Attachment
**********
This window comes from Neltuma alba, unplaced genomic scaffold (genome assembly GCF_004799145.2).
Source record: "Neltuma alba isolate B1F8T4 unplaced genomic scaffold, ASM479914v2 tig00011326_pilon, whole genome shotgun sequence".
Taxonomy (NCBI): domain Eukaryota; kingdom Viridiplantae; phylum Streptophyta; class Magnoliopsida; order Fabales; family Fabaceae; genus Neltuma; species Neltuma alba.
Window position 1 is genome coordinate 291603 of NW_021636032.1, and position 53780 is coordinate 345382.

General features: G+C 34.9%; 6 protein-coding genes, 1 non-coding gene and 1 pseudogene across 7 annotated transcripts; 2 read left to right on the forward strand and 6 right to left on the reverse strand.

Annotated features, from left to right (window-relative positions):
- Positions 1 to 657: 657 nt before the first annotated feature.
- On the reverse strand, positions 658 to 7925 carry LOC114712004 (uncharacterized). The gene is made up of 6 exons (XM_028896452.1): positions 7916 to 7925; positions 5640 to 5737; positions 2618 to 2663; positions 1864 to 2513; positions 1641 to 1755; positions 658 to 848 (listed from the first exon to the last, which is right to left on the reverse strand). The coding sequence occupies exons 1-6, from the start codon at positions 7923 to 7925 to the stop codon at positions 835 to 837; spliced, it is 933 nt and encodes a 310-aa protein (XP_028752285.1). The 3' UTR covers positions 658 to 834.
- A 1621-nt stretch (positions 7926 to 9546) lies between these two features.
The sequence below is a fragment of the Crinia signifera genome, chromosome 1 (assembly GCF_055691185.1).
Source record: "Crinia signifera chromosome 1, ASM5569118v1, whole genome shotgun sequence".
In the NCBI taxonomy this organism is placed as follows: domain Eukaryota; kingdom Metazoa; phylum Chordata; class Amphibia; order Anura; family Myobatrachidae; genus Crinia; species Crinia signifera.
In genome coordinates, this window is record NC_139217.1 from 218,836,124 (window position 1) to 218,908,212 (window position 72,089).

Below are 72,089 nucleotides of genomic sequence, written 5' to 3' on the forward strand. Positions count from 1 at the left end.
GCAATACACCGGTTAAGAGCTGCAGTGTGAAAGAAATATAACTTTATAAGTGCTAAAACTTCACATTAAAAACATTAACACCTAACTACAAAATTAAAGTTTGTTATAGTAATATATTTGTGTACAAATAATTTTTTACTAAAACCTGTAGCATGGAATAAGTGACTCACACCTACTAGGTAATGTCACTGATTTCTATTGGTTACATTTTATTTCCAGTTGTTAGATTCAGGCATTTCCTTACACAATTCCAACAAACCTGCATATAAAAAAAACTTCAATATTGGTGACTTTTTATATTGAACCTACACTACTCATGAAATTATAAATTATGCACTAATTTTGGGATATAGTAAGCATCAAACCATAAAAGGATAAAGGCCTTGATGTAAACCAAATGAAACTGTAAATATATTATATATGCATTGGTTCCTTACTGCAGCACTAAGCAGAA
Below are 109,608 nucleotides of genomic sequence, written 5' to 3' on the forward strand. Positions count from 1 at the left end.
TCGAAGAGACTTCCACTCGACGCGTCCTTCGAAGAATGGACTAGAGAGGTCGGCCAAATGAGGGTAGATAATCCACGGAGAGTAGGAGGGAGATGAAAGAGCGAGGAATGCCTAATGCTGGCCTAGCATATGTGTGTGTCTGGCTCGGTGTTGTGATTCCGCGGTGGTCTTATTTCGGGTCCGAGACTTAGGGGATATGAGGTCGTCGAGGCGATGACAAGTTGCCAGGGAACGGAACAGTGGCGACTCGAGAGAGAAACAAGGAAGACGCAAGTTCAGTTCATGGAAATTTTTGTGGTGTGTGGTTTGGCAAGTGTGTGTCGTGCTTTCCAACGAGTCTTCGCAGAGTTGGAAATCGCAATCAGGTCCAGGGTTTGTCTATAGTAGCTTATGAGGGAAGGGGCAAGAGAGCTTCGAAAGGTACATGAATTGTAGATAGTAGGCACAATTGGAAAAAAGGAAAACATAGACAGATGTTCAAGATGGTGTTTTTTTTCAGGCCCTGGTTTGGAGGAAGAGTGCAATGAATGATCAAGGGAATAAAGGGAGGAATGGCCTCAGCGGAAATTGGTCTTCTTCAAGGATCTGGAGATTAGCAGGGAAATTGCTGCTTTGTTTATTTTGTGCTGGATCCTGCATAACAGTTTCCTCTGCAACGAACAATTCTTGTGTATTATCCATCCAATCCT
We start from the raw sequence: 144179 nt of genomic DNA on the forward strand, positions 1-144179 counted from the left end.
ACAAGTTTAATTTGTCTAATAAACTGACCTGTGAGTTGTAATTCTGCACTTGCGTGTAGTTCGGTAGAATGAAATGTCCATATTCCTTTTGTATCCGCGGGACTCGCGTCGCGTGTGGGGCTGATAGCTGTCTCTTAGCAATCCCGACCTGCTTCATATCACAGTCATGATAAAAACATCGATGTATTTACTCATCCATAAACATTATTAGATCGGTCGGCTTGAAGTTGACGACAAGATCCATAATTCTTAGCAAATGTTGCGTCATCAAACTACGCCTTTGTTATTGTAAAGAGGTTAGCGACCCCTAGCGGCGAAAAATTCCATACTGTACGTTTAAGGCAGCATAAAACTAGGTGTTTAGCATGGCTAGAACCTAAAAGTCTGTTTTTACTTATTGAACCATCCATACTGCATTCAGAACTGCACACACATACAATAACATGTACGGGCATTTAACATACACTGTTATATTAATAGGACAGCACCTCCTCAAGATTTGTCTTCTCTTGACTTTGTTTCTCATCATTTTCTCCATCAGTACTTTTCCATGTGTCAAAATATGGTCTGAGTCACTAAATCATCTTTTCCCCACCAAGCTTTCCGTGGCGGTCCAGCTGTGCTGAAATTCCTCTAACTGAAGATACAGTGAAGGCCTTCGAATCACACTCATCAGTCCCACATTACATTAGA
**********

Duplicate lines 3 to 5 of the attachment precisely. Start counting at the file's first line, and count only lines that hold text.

Taxonomy (NCBI): domain Eukaryota; kingdom Viridiplantae; phylum Streptophyta; class Magnoliopsida; order Fabales; family Fabaceae; genus Neltuma; species Neltuma alba.
Window position 1 is genome coordinate 291603 of NW_021636032.1, and position 53780 is coordinate 345382.

General features: G+C 34.9%; 6 protein-coding genes, 1 non-coding gene and 1 pseudogene across 7 annotated transcripts; 2 read left to right on the forward strand and 6 right to left on the reverse strand.